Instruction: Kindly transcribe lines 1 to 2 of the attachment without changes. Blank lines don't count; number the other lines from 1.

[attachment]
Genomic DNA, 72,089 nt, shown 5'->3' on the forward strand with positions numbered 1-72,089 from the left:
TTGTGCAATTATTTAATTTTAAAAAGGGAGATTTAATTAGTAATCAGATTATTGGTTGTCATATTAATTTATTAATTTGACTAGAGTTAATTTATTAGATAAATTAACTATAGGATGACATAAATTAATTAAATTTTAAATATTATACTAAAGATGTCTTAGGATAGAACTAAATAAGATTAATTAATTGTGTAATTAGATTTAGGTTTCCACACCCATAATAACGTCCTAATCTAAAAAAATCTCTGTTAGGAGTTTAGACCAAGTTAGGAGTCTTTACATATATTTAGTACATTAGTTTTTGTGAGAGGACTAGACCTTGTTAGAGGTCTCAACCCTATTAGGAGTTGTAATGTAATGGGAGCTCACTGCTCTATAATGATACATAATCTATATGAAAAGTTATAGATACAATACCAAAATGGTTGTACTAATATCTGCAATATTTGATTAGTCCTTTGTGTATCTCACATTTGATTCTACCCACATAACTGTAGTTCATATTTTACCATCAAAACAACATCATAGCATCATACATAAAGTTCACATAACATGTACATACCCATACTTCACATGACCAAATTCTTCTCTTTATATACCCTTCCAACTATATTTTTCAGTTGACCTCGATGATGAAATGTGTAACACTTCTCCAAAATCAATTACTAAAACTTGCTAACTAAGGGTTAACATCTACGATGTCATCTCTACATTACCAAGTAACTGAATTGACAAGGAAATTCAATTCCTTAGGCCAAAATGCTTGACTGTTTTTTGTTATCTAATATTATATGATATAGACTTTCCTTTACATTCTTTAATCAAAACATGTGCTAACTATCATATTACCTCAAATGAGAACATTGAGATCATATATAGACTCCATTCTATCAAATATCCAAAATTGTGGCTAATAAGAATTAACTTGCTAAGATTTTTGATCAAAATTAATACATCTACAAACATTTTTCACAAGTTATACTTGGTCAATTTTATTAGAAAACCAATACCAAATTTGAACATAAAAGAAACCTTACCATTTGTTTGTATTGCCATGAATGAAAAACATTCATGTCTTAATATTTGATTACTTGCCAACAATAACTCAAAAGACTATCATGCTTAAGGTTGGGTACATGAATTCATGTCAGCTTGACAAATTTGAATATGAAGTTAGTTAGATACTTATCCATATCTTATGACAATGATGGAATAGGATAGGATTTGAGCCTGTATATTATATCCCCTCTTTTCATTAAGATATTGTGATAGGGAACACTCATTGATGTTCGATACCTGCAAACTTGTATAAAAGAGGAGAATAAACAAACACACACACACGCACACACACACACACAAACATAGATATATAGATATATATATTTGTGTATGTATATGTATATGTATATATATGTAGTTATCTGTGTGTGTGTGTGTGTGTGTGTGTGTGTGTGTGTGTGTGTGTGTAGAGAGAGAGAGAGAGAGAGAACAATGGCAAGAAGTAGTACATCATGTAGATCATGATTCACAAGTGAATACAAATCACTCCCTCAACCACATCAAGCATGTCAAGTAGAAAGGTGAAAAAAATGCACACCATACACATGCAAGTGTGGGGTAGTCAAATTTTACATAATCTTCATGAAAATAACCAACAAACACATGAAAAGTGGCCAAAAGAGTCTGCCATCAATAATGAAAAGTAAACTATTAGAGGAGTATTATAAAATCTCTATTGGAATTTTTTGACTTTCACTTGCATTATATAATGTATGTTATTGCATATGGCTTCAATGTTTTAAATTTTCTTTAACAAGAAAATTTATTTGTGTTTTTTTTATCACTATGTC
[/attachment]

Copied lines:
Genomic DNA, 72,089 nt, shown 5'->3' on the forward strand with positions numbered 1-72,089 from the left:
TTGTGCAATTATTTAATTTTAAAAAGGGAGATTTAATTAGTAATCAGATTATTGGTTGTCATATTAATTTATTAATTTGACTAGAGTTAATTTATTAGATAAATTAACTATAGGATGACATAAATTAATTAAATTTTAAATATTATACTAAAGATGTCTTAGGATAGAACTAAATAAGATTAATTAATTGTGTAATTAGATTTAGGTTTCCACACCCATAATAACGTCCTAATCTAAAAAAATCTCTGTTAGGAGTTTAGACCAAGTTAGGAGTCTTTACATATATTTAGTACATTAGTTTTTGTGAGAGGACTAGACCTTGTTAGAGGTCTCAACCCTATTAGGAGTTGTAATGTAATGGGAGCTCACTGCTCTATAATGATACATAATCTATATGAAAAGTTATAGATACAATACCAAAATGGTTGTACTAATATCTGCAATATTTGATTAGTCCTTTGTGTATCTCACATTTGATTCTACCCACATAACTGTAGTTCATATTTTACCATCAAAACAACATCATAGCATCATACATAAAGTTCACATAACATGTACATACCCATACTTCACATGACCAAATTCTTCTCTTTATATACCCTTCCAACTATATTTTTCAGTTGACCTCGATGATGAAATGTGTAACACTTCTCCAAAATCAATTACTAAAACTTGCTAACTAAGGGTTAACATCTACGATGTCATCTCTACATTACCAAGTAACTGAATTGACAAGGAAATTCAATTCCTTAGGCCAAAATGCTTGACTGTTTTTTGTTATCTAATATTATATGATATAGACTTTCCTTTACATTCTTTAATCAAAACATGTGCTAACTATCATATTACCTCAAATGAGAACATTGAGATCATATATAGACTCCATTCTATCAAATATCCAAAATTGTGGCTAATAAGAATTAACTTGCTAAGATTTTTGATCAAAATTAATACATCTACAAACATTTTTCACAAGTTATACTTGGTCAATTTTATTAGAAAACCAATACCAAATTTGAACATAAAAGAAACCTTACCATTTGTTTGTATTGCCATGAATGAAAAACATTCATGTCTTAATATTTGATTACTTGCCAACAATAACTCAAAAGACTATCATGCTTAAGGTTGGGTACATGAATTCATGTCAGCTTGACAAATTTGAATATGAAGTTAGTTAGATACTTATCCATATCTTATGACAATGATGGAATAGGATAGGATTTGAGCCTGTATATTATATCCCCTCTTTTCATTAAGATATTGTGATAGGGAACACTCATTGATGTTCGATACCTGCAAACTTGTATAAAAGAGGAGAATAAACAAACACACACACACGCACACACACACACACAAACATAGATATATAGATATATATATTTGTGTATGTATATGTATATGTATATATATGTAGTTATCTGTGTGTGTGTGTGTGTGTGTGTGTGTGTGTGTGTGTGTGTGTGTAGAGAGAGAGAGAGAGAGAGAACAATGGCAAGAAGTAGTACATCATGTAGATCATGATTCACAAGTGAATACAAATCACTCCCTCAACCACATCAAGCATGTCAAGTAGAAAGGTGAAAAAAATGCACACCATACACATGCAAGTGTGGGGTAGTCAAATTTTACATAATCTTCATGAAAATAACCAACAAACACATGAAAAGTGGCCAAAAGAGTCTGCCATCAATAATGAAAAGTAAACTATTAGAGGAGTATTATAAAATCTCTATTGGAATTTTTTGACTTTCACTTGCATTATATAATGTATGTTATTGCATATGGCTTCAATGTTTTAAATTTTCTTTAACAAGAAAATTTATTTGTGTTTTTTTTATCACTATGTC